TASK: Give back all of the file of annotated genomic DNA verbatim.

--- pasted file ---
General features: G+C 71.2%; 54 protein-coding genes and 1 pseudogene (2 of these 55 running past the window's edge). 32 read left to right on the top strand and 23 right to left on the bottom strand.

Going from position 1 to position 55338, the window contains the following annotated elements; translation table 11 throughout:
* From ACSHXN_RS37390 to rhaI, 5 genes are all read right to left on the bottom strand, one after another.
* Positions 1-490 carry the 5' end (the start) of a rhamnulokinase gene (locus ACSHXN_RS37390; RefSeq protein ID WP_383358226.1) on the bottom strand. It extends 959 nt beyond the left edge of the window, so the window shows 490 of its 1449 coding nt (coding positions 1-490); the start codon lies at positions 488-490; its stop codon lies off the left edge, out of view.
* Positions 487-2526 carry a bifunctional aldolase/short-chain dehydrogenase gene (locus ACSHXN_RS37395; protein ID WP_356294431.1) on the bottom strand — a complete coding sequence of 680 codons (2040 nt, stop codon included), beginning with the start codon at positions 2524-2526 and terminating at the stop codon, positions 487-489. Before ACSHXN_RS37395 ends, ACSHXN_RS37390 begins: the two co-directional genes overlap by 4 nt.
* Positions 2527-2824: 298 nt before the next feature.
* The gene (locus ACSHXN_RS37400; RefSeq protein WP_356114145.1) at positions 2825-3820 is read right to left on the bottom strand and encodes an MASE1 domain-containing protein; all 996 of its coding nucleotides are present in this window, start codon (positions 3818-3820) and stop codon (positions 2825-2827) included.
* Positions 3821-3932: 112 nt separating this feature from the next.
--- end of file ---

General features: G+C 71.2%; 54 protein-coding genes and 1 pseudogene (2 of these 55 running past the window's edge). 32 read left to right on the top strand and 23 right to left on the bottom strand.

Going from position 1 to position 55338, the window contains the following annotated elements; translation table 11 throughout:
* From ACSHXN_RS37390 to rhaI, 5 genes are all read right to left on the bottom strand, one after another.
* Positions 1-490 carry the 5' end (the start) of a rhamnulokinase gene (locus ACSHXN_RS37390; RefSeq protein ID WP_383358226.1) on the bottom strand. It extends 959 nt beyond the left edge of the window, so the window shows 490 of its 1449 coding nt (coding positions 1-490); the start codon lies at positions 488-490; its stop codon lies off the left edge, out of view.
* Positions 487-2526 carry a bifunctional aldolase/short-chain dehydrogenase gene (locus ACSHXN_RS37395; protein ID WP_356294431.1) on the bottom strand — a complete coding sequence of 680 codons (2040 nt, stop codon included), beginning with the start codon at positions 2524-2526 and terminating at the stop codon, positions 487-489. Before ACSHXN_RS37395 ends, ACSHXN_RS37390 begins: the two co-directional genes overlap by 4 nt.
* Positions 2527-2824: 298 nt before the next feature.
* The gene (locus ACSHXN_RS37400; RefSeq protein WP_356114145.1) at positions 2825-3820 is read right to left on the bottom strand and encodes an MASE1 domain-containing protein; all 996 of its coding nucleotides are present in this window, start codon (positions 3818-3820) and stop codon (positions 2825-2827) included.
* Positions 3821-3932: 112 nt separating this feature from the next.